UT Austin’s motto (“What starts here changes the world”) is particularly realized in the school’s commitment to community service. Through the Longhorn Center for Civic Engagement, 75 percent of students volunteered over a million hours of service in 2013, according to the Center’s website. The center runs an events page listing larger events students can volunteer at, as well as linking students with other student organizations with whom they can serve. Additionally through the center UT Austin offers academic service-learning courses, which offer course credit for community involvement. To create these service-learning opportunities the center works with UT Austin faculty to either modify existing courses to include a service component, or to create new courses from scratch. In these courses, students work with a community partner, and are responsible for generally twenty hours of service over the semester in addition to engaging in reflective learning. Alumnus Al Sommers told us that UT Austin alumni have “a reputation for loyalty, hard work, uncompromised ethics, independent thinking and a passion for making a difference in the lives of those around us.”
One education major we surveyed summarized life at UT Austin as “research, education, and service.” Involving undergraduates in research is a core aspect of the faculty’s mission, according to Associate Professor Mickenberg: “It’s very important [for] undergraduates [to] recognize the value of working with professors who are doing cutting-edge research, because this is partly how they can fully comprehend that knowledge is itself constructed and always evolving, and they are learning not just information but how to build knowledge. I’m also modeling an attitude of inquiry for the students . . . I’ve found that they’re very interested, and also excited to know that they’re learning from teachers who are also scholars. I’m also constantly trying to get students themselves into the archives, and to find way for them to get a sense of the thrill that comes from discovering new material and/or finding new connections between things that had always been seen as unrelated.”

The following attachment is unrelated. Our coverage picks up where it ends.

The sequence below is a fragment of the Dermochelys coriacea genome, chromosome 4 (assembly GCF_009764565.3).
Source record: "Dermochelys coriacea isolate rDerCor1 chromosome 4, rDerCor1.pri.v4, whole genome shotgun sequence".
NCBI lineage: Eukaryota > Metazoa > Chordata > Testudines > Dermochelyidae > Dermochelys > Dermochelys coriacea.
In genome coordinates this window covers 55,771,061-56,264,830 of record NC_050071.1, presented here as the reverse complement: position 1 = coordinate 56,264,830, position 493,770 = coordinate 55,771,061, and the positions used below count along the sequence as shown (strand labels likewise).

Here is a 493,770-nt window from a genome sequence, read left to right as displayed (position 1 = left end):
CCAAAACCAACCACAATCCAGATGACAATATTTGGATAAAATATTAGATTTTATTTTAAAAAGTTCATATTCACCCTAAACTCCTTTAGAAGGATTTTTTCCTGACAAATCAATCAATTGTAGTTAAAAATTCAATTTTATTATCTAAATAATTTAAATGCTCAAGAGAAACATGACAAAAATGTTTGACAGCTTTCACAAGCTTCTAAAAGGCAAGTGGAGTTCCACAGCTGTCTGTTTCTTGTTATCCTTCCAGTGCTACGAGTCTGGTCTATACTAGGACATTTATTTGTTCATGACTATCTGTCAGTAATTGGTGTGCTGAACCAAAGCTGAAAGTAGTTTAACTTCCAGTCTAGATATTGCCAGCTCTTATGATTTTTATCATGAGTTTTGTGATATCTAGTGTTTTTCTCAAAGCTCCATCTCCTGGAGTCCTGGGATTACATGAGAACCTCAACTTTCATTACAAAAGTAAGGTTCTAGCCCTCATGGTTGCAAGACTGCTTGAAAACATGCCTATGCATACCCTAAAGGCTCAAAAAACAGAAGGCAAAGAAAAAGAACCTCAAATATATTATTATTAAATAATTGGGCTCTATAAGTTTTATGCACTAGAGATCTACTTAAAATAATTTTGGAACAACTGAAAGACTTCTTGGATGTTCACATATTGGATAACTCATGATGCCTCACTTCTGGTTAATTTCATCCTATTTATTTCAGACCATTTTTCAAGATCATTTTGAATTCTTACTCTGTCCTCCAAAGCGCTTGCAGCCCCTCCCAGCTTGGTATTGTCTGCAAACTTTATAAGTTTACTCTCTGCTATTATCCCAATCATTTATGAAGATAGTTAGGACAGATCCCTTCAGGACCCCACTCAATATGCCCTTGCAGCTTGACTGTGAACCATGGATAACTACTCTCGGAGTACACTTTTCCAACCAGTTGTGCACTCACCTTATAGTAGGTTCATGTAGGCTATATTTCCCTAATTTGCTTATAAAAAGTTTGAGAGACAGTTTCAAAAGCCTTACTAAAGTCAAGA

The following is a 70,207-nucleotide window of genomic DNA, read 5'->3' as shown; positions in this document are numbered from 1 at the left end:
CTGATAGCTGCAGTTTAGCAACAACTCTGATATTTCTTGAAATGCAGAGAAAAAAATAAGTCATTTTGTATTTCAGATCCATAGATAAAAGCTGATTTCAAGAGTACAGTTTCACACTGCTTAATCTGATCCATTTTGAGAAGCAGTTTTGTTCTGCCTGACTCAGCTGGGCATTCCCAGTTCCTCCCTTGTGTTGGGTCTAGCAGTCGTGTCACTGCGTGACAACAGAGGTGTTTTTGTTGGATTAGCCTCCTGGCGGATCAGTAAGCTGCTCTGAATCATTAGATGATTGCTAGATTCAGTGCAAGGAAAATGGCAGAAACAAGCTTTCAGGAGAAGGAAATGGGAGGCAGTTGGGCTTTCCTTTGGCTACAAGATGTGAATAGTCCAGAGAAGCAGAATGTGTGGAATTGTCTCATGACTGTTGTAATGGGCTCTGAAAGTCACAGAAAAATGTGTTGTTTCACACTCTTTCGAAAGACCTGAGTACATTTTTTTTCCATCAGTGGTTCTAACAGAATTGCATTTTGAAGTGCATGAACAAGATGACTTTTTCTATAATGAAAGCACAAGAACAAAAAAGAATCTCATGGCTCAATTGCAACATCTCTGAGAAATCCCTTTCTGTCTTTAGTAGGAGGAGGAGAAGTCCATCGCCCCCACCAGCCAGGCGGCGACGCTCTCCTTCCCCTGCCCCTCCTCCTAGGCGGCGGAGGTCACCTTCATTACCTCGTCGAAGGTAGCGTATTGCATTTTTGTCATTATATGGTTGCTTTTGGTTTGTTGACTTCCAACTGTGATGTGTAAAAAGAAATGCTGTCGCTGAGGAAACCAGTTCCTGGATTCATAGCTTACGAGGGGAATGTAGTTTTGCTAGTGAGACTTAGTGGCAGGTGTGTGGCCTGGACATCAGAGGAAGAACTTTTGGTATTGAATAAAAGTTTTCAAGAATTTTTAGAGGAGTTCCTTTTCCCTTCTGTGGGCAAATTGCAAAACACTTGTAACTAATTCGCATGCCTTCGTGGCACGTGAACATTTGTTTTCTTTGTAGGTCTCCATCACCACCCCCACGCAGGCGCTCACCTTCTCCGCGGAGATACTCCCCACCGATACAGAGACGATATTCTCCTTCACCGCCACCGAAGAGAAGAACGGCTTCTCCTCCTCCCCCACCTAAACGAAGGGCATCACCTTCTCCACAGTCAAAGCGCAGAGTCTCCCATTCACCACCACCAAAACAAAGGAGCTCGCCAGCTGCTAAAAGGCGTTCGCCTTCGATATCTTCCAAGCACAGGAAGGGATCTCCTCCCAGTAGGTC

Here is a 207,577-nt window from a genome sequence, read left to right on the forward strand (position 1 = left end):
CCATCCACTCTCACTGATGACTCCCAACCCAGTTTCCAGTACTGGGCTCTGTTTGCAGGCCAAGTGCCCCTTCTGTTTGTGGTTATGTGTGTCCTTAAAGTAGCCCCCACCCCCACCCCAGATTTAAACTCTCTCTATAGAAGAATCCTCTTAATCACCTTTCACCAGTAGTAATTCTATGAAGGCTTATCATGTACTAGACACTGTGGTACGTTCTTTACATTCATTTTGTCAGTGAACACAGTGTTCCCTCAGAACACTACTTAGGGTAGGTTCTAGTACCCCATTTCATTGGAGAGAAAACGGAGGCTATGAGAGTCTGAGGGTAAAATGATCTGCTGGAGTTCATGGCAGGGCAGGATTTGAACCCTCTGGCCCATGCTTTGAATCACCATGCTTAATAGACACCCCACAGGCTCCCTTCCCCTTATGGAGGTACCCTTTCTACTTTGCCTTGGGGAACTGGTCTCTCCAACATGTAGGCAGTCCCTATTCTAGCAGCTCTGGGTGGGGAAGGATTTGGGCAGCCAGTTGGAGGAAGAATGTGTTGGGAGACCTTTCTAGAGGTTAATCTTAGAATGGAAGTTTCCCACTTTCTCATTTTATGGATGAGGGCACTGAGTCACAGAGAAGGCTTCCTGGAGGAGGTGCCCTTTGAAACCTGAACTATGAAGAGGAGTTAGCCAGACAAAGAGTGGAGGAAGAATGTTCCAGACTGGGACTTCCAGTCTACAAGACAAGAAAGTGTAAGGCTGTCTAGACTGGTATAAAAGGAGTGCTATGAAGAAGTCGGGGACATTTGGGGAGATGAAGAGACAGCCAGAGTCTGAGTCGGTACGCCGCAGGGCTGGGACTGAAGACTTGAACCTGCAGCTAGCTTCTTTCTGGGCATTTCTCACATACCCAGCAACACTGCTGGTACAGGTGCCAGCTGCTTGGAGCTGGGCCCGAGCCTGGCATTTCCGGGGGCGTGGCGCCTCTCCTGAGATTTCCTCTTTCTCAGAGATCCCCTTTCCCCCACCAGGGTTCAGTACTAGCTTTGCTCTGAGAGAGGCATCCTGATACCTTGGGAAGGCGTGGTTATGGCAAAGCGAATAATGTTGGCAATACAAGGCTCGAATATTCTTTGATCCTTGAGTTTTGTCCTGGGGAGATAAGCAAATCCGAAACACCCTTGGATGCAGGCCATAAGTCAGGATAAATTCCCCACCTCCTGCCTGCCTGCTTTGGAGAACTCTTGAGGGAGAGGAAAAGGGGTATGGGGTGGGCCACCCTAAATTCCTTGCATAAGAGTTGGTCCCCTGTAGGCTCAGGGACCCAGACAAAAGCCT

The Freshman Research Initiative, which offers first-year students the opportunity to initiate and engage in authentic research experiences with faculty and graduate students in areas such as chemistry, biochemistry, nanotechnology, molecular biology, and computer science, is one such research opportunity for UT Austin students. Each year more than 750 students participate in the program, which guides students through the process of producing independent, potentially publishable research projects.
Faculty are involved with student research in other ways. For example, “I participated in a research mentoring program in which I worked with a sophomore American Studies major and continued working with her through the time she wrote a senior thesis,” Professor Mickenberg told us. “Affording students additional research opportunities, the Brackenridge Field Laboratory is an urban research station on eighty-eight acres on the banks of the Colorado River with a national reputation as a premier site for research on invasive species, evolution and behavior, biodiversity, climate change, and drought. The field lab plays a strong role in undergraduate teaching in the life sciences and is a valuable magnet for attracting top faculty and graduate students to UT Austin.”
UT Austin encourages entrepreneurship and fosters a startup community within the university. To do so, the student government recently launched the Longhorn Entrepreneurship Agency, which connects and coordinates all UT Austin entrepreneurship organizations. The agency, which is student-run, hosts an annual UT Entrepreneurship Week each March and annually awards the UT Austin Student, Faculty and Alumni Entrepreneur of the Year awards, made possible through the sponsorship of the university’s president. UT Austin is also home to the IC2 Institute, an interdisciplinary research unit that works to advance the theory and practice of entrepreneurial wealth creation. Among its programs, the IC2 Institute runs the Austin Technology Incubator (ATI), which helps startup companies successfully compete. ATI collaborates with faculty from the university and hires thirty to thirty-five UT Austin undergraduate students each semester, providing students with valuable learning experiences during the undergraduate careers.